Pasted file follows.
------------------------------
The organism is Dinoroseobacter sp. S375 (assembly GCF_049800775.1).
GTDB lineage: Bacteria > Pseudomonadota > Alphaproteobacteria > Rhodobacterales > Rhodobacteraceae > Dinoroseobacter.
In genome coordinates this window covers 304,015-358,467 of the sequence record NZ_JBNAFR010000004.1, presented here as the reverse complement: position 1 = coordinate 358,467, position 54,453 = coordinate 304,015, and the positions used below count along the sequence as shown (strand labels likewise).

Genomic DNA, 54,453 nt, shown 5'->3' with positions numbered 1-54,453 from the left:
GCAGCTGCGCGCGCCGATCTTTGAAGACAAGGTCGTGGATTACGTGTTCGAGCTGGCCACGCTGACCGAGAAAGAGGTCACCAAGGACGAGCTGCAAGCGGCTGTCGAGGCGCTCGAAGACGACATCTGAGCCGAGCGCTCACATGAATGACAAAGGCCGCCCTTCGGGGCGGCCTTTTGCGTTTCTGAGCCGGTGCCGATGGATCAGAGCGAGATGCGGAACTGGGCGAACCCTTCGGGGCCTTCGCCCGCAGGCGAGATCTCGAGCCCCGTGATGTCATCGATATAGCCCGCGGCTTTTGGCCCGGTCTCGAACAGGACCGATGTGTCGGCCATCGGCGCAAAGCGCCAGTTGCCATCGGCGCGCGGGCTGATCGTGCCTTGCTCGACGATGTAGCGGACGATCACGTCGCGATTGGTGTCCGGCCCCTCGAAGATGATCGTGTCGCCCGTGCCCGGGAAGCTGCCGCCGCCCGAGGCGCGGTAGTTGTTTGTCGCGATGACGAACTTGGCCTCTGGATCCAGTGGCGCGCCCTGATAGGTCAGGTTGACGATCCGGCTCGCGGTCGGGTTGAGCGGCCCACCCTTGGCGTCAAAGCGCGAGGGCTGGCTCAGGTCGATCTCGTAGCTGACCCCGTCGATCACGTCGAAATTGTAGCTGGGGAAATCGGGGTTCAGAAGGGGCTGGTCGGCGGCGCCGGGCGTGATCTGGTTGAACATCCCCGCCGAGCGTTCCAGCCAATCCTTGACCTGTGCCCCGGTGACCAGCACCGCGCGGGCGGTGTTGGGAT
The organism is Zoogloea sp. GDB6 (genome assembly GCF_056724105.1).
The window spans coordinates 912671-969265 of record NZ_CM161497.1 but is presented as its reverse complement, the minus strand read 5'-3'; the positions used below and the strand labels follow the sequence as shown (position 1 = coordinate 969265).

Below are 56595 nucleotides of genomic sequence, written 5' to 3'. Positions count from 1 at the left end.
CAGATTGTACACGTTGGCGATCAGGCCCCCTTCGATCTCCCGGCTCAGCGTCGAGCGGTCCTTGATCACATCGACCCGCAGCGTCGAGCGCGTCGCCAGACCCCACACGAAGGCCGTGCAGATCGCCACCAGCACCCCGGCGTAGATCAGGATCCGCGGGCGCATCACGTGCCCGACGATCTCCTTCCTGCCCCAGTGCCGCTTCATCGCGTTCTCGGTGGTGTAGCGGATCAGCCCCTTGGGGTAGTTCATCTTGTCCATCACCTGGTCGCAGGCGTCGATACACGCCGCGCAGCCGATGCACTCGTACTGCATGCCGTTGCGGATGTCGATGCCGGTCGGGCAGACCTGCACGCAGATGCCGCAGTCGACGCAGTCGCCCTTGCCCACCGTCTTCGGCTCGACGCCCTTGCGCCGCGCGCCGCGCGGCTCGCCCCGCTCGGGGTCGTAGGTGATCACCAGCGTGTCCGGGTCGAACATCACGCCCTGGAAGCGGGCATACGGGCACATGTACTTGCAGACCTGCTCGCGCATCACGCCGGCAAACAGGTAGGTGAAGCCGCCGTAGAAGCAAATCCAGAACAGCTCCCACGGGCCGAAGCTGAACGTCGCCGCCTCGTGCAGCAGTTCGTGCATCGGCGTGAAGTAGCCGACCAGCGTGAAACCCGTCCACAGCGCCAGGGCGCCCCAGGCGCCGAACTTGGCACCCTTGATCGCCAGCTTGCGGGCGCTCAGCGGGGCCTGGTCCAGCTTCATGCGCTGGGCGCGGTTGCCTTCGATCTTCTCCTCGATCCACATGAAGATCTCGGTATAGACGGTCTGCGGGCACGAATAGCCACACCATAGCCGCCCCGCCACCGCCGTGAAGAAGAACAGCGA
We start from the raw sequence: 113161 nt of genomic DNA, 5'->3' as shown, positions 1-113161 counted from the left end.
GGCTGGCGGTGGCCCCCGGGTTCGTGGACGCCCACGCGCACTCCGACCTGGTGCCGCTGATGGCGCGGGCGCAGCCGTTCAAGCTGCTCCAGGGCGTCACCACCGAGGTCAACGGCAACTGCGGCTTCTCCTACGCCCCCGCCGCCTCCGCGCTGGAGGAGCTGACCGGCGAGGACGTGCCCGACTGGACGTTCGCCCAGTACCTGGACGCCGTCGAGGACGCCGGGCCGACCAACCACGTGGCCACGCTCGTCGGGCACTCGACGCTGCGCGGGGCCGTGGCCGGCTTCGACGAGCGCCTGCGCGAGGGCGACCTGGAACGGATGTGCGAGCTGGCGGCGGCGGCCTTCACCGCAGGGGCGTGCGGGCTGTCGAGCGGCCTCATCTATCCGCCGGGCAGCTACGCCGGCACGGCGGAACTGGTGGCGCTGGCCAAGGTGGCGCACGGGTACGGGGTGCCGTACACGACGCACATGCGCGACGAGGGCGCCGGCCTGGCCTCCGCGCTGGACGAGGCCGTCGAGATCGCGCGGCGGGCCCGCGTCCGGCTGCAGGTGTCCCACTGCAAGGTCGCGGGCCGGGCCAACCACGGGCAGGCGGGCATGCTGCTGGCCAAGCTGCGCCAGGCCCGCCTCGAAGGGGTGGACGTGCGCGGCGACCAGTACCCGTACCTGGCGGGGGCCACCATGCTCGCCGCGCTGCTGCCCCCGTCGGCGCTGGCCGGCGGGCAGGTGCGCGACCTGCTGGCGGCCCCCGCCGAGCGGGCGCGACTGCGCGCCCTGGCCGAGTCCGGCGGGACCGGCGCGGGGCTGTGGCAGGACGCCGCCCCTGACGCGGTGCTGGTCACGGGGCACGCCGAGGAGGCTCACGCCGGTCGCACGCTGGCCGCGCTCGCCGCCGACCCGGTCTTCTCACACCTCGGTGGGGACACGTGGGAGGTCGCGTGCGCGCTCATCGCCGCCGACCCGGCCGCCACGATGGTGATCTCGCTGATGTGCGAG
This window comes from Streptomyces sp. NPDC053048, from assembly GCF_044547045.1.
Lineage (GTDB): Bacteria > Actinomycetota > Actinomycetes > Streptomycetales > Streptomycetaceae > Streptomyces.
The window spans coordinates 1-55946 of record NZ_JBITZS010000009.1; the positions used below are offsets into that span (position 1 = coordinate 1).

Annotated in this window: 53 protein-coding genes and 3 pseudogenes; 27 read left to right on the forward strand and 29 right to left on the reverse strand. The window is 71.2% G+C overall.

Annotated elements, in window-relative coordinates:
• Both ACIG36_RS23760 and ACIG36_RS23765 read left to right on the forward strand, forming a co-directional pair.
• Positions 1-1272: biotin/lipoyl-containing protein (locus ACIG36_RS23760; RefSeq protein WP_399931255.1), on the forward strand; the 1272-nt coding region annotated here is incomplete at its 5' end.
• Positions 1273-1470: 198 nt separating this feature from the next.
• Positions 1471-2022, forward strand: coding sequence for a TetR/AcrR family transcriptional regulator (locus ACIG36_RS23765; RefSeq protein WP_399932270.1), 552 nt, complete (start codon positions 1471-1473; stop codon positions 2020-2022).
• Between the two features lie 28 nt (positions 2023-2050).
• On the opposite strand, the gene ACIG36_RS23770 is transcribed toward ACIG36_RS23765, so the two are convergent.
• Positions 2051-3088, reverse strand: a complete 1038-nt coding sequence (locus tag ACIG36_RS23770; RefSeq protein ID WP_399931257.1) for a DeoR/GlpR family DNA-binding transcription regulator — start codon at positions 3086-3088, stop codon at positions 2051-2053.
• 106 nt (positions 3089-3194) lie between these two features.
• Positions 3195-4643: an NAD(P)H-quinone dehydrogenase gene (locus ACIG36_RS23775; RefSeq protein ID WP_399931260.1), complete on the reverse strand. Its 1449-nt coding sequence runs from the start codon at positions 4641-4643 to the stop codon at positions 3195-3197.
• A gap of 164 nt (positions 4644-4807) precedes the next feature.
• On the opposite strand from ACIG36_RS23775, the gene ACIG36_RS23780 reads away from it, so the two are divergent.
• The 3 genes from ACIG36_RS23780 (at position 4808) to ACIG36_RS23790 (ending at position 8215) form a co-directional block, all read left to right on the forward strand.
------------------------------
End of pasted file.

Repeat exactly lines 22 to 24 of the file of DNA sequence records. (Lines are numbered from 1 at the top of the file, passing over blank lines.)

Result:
• On the opposite strand, the gene ACIG36_RS23770 is transcribed toward ACIG36_RS23765, so the two are convergent.
• Positions 2051-3088, reverse strand: a complete 1038-nt coding sequence (locus tag ACIG36_RS23770; RefSeq protein ID WP_399931257.1) for a DeoR/GlpR family DNA-binding transcription regulator — start codon at positions 3086-3088, stop codon at positions 2051-2053.
• 106 nt (positions 3089-3194) lie between these two features.